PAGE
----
‘Nessa’ is a lyrical love poem that compares the speaker’s lover to a powerful whirlpool. In the first and second stanzas of this poem, seven of the twelve lines start with the word “And.” Later on in the poem, there is a second example as well, with “Will you” starting two lines in the final stanza. Take a look at the second stanza of the poem:
Take off your pants, she said to me,
And I very nearly didn’t;
Would you care to swim? she said to me,
And I hopped into the Irish Sea.
And that was a whirlpool, that was a whirlpool,
And I very nearly drowned.
In these lines, he is describing a series of events that are deeply metaphorical in nature. He is diving into the relationship that he cares so much for. This woman, Nessa, is whirlpool-like, and by reusing the word “And,” he lists out his actions, describing step by step what he did.
Explore more Paul Durcan poems.
Within this poem, Atwood’s speaker discusses history, confinement, and perception over centuries and through cultures. The single speaker of this piece is the Egyptian goddess Sekhmet. She is a warrior known for her hunting and healing skills. She is usually depicted as a woman with a lion’s head. Take a look at the final stanza of the poem:
I just sit where I’m put, composed
of stone and wishful thinking:
that the deity who kills for pleasure
will also heal,
that in the midst of your nightmare,
the final one, a kind lion
will come with bandages in her mouth
and the soft body of a woman,
and lick you clean of fever,
and pick your soul up gently by the nape of the neck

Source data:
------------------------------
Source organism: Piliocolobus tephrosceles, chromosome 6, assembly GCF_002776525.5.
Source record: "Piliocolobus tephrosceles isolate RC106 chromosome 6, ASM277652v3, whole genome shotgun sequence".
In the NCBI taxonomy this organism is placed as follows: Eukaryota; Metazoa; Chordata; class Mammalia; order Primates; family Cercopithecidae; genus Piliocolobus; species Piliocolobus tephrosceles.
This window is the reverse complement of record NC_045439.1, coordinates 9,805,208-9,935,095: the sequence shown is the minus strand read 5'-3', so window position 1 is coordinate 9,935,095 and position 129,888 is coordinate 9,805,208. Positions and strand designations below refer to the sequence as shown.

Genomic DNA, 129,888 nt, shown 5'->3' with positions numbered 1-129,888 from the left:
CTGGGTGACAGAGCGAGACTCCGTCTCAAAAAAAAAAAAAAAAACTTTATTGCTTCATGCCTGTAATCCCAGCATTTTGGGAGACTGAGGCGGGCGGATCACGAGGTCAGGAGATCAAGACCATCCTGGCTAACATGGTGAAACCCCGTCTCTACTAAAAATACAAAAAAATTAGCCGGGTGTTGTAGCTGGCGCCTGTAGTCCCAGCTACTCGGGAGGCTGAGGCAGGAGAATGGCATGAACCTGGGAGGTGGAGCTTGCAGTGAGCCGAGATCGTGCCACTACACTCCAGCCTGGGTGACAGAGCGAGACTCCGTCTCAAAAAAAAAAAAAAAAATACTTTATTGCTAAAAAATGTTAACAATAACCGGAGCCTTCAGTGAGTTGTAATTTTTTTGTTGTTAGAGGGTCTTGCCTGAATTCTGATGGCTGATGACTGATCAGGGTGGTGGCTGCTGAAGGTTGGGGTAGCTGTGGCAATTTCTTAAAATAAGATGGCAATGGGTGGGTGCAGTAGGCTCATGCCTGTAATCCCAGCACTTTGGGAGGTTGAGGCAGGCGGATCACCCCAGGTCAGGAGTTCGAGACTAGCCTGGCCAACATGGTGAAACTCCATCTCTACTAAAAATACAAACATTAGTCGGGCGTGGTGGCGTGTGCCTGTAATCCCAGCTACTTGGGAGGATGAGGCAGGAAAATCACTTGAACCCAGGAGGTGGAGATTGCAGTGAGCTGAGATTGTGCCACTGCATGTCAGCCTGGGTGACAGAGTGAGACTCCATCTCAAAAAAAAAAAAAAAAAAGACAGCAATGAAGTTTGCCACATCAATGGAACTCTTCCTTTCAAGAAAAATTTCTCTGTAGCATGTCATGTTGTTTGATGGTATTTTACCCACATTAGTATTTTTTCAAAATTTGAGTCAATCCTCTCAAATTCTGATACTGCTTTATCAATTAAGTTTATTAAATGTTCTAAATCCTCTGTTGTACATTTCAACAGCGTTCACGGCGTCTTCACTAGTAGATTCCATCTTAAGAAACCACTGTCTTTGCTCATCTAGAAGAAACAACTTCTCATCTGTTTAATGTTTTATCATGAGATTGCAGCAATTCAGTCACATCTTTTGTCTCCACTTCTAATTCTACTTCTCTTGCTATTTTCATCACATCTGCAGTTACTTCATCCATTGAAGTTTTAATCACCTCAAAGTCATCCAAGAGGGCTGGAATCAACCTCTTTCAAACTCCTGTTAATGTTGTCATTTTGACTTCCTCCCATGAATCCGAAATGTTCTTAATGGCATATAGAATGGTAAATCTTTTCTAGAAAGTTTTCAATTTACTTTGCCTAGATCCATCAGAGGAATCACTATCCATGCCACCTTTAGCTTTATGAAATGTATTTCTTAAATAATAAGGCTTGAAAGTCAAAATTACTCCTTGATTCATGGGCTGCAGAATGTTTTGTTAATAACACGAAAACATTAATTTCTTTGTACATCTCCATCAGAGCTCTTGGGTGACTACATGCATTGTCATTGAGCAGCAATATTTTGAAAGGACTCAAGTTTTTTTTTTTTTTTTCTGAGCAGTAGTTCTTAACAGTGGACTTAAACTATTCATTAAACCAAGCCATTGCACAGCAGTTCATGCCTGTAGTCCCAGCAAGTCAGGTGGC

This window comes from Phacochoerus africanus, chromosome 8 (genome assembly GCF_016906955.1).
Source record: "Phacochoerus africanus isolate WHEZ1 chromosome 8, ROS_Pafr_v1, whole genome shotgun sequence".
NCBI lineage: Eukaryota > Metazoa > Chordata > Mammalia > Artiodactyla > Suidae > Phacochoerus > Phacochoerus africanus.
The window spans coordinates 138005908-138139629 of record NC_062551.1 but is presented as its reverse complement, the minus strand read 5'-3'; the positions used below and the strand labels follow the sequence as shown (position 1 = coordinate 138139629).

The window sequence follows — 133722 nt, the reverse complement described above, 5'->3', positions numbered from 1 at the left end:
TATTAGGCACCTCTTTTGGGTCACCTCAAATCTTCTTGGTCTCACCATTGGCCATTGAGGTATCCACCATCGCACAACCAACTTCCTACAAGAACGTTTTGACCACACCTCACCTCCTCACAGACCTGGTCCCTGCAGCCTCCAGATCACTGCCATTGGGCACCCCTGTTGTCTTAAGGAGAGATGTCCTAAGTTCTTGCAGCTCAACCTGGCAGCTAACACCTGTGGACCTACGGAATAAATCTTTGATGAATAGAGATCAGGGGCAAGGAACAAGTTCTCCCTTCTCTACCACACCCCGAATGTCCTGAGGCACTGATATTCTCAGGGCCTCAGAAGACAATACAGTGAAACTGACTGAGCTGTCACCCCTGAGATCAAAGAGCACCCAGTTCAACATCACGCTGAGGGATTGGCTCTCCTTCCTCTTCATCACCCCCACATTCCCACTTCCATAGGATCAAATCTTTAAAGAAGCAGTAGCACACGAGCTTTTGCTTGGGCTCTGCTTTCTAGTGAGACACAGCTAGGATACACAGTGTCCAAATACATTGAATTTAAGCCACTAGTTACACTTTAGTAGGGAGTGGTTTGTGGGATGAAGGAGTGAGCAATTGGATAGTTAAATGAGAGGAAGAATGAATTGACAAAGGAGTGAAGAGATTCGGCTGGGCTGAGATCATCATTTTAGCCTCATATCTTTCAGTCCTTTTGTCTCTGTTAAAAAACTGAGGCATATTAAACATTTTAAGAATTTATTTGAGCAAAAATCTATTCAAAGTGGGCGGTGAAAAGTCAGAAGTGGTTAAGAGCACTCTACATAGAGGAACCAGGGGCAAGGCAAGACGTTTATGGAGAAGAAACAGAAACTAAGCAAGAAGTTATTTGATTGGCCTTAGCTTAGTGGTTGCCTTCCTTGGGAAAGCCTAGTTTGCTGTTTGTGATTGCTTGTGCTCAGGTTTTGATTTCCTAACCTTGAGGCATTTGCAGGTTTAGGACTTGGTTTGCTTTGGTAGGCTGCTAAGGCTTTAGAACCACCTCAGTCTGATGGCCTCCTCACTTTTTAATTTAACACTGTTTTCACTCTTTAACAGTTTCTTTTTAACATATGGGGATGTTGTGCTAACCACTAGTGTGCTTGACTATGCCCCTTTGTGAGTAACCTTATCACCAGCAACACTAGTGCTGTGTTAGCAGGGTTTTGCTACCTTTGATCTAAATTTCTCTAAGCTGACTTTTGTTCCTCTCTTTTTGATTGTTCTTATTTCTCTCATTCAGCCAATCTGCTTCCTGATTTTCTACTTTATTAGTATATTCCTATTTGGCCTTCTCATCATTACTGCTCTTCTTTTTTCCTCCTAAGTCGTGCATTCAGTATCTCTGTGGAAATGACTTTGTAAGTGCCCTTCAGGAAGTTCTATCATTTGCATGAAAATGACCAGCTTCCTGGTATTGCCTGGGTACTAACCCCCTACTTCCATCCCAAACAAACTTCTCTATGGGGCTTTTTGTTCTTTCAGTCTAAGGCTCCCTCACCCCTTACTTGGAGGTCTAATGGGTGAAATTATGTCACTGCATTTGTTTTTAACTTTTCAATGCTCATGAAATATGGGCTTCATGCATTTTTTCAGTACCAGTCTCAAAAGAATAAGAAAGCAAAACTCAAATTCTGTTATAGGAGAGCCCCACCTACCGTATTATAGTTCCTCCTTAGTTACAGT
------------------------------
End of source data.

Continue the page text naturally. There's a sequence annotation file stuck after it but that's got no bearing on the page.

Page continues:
and caress you into darkness and paradise.
The use of anaphora is very clear in this portion of the text. Like with “Nessa,’ the poet has chosen to repeat the word “And” at the beginning of multiple lines. She presents an idealized image of her herself, one that the visitors to the museum in which she is trapped and her intended listener would prefer. This is not who she is, so by piling up these features (another technique known as accumulation), she is emphasizing how different this way of being would be for her.
Discover more Margaret Atwood poems.
Anaphora is used in order to create repetition and emphasis. Examples occur in all genres of poetry and help an author drive home their point. It’s often used just to enhance the reader’s overall experience of the text.
Repetition is important because it allows writers, no matter if they are writing poetry or prose. Sometimes it’s used on a small scale through the repetition of individual words, but other times it’s used on a grander scale and can be seen in the repetition of images.
Anaphora impacts the reader by ensuring that they remember something the author wanted to share or so they experience a specific kind of rhythm in relation to the rest of the words.
Related Literary Terms
- Chiasmus: a rhetorical device that occurs when the grammatical structure of a previous phrase or clause is reversed or flipped.
- Epistrophe: the repetition of the same word, or a phrase, at the end of multiple clauses or sentences.
- Repetition: an important literary technique that sees a writer reuse words or phrases multiple times.
- Diacope: a literary term that refers to the repetition of a word or phrase.
- Antimetabole: the repetition of words, in reverse order, in successive clauses.